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A father of a former St Andrew's patient has spoken out about his experience of mental health in support of Carers Week that takes place every year. 

As part of the national campaign, St Andrew's launched its Carers Commitment, which ensures all staff work in partnership with its patients' carers, providing support and guidance, while also listening to their questions and concerns.

Rob has opened up about his own journey as a Carer to his son, who is referred to as J throughout the article to protect his confidentiality.

Rob admits that before his son became unwell he had had "very little" experience of mental health but had to very quickly adapt his behaviour in order to help him. 

However, the mechanical engineer explained that due to J having been born very prematurely, he had already experienced other health challenges when it came to reaching development goals. He had also been diagnosed with Autism Spectrum Disorder (ASD) when he was about three. 

Despite that, J still went to mainstream school, was able to make friends and participated in many different activities. It was not until he turned 15 that Rob started to notice a change in his behaviour. 

He said: "He was becoming ever more withdrawn, and finally one Friday afternoon in February I noticed several cuts on his arms. I sat him down and it all came pouring out about how was struggling to manage his feelings."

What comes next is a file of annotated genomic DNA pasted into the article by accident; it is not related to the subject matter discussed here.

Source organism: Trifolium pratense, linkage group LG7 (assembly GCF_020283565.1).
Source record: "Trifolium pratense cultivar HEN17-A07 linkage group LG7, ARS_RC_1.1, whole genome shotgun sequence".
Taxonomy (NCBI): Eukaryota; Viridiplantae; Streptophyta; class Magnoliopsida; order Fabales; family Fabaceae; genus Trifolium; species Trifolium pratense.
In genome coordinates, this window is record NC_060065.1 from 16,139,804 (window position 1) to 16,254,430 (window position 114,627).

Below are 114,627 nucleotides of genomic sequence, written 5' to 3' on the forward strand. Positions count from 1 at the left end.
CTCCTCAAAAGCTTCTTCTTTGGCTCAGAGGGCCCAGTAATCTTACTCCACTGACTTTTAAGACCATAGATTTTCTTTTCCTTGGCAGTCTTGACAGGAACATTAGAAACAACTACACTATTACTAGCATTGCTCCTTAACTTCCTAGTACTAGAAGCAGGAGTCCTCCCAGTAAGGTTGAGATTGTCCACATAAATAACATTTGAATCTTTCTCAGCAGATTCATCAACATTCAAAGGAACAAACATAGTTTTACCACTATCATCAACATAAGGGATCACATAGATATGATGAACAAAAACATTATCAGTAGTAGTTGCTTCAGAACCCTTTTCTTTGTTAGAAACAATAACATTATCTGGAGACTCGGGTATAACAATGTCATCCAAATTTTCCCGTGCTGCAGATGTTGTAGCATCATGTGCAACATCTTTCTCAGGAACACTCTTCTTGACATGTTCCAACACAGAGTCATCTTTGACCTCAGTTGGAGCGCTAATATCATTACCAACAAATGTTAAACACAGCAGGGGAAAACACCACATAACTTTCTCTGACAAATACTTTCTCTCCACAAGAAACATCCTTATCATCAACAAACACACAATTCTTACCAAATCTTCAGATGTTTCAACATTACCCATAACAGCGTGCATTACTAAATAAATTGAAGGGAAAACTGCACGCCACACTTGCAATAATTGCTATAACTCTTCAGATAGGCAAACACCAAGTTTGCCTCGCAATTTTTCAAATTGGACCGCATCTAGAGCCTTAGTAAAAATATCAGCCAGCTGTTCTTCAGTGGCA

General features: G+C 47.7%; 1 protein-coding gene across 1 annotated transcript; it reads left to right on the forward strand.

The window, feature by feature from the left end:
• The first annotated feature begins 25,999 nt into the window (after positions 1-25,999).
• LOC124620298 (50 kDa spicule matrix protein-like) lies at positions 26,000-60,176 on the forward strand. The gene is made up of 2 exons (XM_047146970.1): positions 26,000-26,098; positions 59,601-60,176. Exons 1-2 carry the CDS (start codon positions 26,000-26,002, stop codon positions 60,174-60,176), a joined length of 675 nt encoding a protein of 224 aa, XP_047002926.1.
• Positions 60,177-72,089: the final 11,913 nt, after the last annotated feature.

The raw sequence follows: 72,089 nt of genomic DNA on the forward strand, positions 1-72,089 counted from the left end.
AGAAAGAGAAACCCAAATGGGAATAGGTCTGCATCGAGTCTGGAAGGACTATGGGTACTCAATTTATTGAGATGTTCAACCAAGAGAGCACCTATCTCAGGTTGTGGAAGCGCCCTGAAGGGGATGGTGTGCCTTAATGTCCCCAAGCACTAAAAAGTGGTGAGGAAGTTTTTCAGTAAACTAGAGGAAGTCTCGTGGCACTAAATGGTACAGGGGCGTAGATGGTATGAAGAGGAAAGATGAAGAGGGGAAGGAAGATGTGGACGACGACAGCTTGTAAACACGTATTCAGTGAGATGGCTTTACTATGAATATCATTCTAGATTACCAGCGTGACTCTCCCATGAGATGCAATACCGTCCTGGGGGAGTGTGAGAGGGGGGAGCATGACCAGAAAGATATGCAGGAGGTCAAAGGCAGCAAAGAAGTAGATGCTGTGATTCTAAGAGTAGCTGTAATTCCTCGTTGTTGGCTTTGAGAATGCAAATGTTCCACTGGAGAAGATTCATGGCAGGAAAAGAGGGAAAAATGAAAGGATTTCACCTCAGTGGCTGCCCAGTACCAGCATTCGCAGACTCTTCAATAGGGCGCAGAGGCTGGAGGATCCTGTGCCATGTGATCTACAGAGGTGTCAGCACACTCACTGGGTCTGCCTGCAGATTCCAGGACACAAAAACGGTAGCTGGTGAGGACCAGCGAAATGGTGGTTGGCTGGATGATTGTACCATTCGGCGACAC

Rob immediately took him to see his GP and J was referred to the Child and Adolescent Mental Health Services (CAMHS) crisis team, who then referred him to see a consultant. But the next available appointment was five months away and during that time J's mental health "spiralled rapidly downwards".

It was becoming more challenging to get him to attend school and he was "becoming increasingly paranoid thinking that everyone was watching him and was prone to frequent meltdowns", rob explained.

Eventually he refused to go to school at all and started to become aggressive towards his mother, who had also become extremely unwell at the same time. 

Rob said: "One day I came home from work to find his mother sitting on the lawn sobbing uncontrollably, telling me she wanted to end it all. I became involved with another crisis team and this led to her admission to our local NHS mental health unit.

"My son’s condition continued to deteriorate and admission to hospital was planned. Nine people arrived to take him there, including doctors, social workers, police officers and an ambulance crew.

"I remember watching him get into the ambulance and he looked quite frightened. After they left I was standing there on my own, thinking 'they have taken my child', and I must admit I was close to tears."

Later that day Rob recalls how the hospital asked him to take in J's phone charger, but on arrival he was not permitted to see him.

Rob said: "It was at that point that I realised for the first time that I no longer had control over what happened to my child. That was a difficult thing to accept."